Old Dogs Learn New Tricks

Exec Compares Myspace to a ‘Young Adult Male,’ But It Looks More Like a Mid-Life Crisis to Us

myspacetraffic Exec Compares Myspace to a Young Adult Male, But It Looks More Like a Mid Life Crisis to Us

MySpace traffic from June 2007 to June 2011 (via Quantcast)

Myspace is preeeeeeeeety pumped about its relaunch (under its new parent company Specific Media) later this year. So pumped, in fact, that Al Dejewski, the company’s new senior VP-global marketing, has extreme fitness on the brain.

In an interview in AdAge, Mr. Dejewski compared Myspace’s eight-year life cycle “to that of a young male adult who found a way to express himself through music but decided to bulk up on things like classified ads and horoscopes along the way,” says the paper.

Interesting. Tell us more.

“This young adult male needs to be put on a diet, we need to get it on P90X, clean its system and get back to its foundation. And we’ve found that foundation is music,” Mr. Dejewski told Ad Age. “No other music destination online today can claim the breadth of partnership we have with the four major music labels in addition to the tens of millions of independent artists and the libraries of their songs.”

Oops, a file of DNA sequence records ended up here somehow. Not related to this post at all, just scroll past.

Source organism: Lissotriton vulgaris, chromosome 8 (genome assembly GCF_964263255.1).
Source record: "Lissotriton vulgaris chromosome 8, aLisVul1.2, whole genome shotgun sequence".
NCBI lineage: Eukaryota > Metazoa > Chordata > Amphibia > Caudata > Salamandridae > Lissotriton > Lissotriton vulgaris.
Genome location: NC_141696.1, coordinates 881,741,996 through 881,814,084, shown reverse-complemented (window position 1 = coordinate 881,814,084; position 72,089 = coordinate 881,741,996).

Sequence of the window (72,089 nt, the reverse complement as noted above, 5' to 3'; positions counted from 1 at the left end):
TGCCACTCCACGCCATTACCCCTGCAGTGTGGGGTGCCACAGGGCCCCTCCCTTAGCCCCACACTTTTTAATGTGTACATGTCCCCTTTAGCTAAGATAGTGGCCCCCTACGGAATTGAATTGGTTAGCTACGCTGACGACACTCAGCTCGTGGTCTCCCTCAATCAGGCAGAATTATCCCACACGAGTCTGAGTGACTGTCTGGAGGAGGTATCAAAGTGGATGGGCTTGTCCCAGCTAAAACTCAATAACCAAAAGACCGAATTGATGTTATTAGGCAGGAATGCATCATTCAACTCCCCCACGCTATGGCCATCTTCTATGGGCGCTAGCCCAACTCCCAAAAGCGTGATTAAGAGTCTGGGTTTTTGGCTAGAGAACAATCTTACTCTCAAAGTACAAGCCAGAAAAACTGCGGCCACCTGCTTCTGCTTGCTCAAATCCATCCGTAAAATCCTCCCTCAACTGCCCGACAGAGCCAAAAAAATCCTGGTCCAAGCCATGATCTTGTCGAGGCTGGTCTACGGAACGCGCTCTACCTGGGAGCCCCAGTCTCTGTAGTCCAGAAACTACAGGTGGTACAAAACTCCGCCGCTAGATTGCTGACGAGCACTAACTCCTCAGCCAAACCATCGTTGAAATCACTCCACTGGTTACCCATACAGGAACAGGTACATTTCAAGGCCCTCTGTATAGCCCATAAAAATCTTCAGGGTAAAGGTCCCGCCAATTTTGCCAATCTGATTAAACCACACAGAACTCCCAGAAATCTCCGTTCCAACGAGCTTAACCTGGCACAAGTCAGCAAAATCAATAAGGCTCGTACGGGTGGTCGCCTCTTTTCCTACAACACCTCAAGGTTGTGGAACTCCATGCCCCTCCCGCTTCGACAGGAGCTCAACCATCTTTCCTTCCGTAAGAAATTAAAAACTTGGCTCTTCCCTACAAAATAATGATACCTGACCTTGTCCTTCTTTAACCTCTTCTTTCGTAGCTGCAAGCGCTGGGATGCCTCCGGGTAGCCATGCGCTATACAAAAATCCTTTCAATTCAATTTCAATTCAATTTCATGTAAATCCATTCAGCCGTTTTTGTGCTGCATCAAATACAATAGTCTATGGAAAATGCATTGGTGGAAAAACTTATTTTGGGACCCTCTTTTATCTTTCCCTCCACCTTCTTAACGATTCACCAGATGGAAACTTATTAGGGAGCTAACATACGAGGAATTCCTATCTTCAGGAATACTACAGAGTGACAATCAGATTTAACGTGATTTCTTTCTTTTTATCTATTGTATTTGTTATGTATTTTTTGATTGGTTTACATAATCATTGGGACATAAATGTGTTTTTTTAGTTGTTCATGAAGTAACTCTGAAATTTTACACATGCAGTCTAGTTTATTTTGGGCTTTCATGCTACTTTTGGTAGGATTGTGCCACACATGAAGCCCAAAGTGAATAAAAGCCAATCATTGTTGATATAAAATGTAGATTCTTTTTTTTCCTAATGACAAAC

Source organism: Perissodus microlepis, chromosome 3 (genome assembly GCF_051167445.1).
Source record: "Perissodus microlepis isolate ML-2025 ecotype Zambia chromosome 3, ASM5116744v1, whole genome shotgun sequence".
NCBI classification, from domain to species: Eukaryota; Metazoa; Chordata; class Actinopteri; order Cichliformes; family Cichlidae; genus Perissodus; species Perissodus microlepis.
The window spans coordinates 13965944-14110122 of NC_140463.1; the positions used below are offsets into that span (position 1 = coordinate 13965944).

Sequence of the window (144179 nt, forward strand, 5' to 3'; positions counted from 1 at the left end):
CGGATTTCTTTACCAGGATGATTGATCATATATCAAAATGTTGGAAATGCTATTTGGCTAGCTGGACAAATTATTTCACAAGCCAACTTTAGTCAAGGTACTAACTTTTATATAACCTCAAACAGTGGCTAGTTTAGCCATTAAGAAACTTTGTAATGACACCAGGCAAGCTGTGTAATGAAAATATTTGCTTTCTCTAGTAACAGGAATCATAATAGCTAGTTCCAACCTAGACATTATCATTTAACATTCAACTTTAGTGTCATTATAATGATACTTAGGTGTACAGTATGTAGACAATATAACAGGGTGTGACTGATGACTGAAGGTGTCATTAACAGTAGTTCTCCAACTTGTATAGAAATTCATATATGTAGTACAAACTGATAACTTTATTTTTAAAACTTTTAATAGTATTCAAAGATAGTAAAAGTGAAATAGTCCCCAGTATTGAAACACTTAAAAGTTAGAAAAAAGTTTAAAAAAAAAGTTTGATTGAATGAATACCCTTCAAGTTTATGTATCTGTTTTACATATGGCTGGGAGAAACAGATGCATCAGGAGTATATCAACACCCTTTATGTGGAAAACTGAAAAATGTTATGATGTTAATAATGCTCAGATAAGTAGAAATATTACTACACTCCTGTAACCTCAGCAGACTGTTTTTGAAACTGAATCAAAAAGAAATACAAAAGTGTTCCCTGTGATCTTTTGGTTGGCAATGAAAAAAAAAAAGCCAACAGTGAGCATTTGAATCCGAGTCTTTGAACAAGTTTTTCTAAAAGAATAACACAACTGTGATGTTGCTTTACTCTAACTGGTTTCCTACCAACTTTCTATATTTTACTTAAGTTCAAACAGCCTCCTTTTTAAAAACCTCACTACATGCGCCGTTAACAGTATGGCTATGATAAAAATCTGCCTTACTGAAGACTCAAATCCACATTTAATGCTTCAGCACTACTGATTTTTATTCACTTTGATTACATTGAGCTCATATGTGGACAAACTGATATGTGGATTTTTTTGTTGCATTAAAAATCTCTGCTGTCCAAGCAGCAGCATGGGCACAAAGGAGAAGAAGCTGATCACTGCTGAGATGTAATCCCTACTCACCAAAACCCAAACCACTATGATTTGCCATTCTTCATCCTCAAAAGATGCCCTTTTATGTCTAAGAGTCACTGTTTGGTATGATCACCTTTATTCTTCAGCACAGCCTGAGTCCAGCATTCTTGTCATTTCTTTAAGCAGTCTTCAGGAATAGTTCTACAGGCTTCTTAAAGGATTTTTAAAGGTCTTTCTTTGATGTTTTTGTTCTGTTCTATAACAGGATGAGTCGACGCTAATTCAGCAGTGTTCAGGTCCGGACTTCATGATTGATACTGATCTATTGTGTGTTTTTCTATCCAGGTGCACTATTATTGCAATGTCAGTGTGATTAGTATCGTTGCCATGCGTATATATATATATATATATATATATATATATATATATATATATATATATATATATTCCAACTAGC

With the new creative director Justin Timberlake and two branding agencies on tap, Mr. Dejewski thinks Myspace’s relaunch as a music hub will put the site up against iTunes, Spotify, and Vevo. It’s true that what was supposed to be a social network ended up being a way to listen to new bands for free. But we still can’t shake the image of a balding guy in a leased Ferrari.

Follow Nitasha Tiku on Twitter or via RSS. ntiku@observer.com

Comments

  1. Anonymous says:

     At least when people die they stop breathing and then pretty much everyone
    agrees they are dead.